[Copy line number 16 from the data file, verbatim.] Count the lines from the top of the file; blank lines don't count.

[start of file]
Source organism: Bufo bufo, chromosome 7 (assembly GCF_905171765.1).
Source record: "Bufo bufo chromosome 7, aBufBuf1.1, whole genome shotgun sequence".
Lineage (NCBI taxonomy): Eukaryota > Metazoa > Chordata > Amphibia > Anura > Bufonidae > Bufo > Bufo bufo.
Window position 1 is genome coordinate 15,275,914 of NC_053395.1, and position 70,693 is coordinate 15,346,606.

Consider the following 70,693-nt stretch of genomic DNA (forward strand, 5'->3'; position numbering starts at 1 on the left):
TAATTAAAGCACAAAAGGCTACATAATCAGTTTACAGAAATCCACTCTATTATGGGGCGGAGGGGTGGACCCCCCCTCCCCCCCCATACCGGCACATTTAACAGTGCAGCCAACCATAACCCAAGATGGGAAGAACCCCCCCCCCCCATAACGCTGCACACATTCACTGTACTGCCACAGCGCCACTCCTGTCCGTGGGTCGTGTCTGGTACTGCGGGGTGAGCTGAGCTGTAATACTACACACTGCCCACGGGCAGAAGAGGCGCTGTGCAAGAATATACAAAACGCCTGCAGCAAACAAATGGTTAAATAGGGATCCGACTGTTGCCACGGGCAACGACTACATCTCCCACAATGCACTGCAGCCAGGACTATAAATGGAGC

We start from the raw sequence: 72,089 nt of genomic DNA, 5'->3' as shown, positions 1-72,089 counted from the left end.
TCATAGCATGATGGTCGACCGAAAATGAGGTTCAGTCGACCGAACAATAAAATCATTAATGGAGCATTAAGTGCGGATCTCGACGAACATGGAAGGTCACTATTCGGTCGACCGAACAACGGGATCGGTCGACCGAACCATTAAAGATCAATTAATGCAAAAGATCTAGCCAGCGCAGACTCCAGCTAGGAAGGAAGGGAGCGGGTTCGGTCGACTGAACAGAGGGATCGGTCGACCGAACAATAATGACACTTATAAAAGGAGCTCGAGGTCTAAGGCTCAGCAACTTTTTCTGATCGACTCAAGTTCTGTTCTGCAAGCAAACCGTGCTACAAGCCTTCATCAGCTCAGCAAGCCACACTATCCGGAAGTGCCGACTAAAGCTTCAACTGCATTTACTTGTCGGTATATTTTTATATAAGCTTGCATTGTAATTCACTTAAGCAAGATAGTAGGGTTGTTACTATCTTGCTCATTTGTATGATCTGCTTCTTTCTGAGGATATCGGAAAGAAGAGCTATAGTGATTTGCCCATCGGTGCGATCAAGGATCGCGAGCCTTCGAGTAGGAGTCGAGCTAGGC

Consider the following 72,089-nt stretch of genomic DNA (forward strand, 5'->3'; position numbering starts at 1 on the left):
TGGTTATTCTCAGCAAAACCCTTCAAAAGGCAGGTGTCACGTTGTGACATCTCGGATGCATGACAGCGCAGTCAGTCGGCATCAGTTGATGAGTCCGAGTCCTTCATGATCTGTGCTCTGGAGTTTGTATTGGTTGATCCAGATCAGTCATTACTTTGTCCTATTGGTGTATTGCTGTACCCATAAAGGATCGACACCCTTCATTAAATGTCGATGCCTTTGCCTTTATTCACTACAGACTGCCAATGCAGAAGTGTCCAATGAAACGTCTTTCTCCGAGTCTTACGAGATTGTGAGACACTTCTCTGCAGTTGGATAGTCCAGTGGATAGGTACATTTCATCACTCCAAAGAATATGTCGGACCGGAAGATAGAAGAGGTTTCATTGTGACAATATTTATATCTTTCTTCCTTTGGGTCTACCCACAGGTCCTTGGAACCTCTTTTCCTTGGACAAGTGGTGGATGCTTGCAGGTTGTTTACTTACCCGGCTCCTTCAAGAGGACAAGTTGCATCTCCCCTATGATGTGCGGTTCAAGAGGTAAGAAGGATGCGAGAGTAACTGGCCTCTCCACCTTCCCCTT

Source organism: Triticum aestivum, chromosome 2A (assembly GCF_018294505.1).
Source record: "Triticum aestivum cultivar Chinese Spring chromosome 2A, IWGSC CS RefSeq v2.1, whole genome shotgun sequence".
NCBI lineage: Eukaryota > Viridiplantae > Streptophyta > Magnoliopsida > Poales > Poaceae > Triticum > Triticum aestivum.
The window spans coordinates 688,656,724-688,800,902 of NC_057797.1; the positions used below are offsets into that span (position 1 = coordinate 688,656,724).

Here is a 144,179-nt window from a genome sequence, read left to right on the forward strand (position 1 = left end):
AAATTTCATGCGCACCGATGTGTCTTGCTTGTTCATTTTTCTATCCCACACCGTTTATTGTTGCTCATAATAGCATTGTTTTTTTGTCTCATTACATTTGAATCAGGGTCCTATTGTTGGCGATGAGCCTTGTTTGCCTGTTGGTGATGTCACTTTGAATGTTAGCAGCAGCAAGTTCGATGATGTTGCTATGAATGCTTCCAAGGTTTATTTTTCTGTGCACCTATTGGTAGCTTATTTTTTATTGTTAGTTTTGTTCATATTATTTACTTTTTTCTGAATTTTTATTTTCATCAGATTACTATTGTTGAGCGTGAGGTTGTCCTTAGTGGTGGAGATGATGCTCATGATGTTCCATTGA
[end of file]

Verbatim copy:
AAATTTCATGCGCACCGATGTGTCTTGCTTGTTCATTTTTCTATCCCACACCGTTTATTGTTGCTCATAATAGCATTGTTTTTTTGTCTCATTACATTTGAATCAGGGTCCTATTGTTGGCGATGAGCCTTGTTTGCCTGTTGGTGATGTCACTTTGAATGTTAGCAGCAGCAAGTTCGATGATGTTGCTATGAATGCTTCCAAGGTTTATTTTTCTGTGCACCTATTGGTAGCTTATTTTTTATTGTTAGTTTTGTTCATATTATTTACTTTTTTCTGAATTTTTATTTTCATCAGATTACTATTGTTGAGCGTGAGGTTGTCCTTAGTGGTGGAGATGATGCTCATGATGTTCCATTGA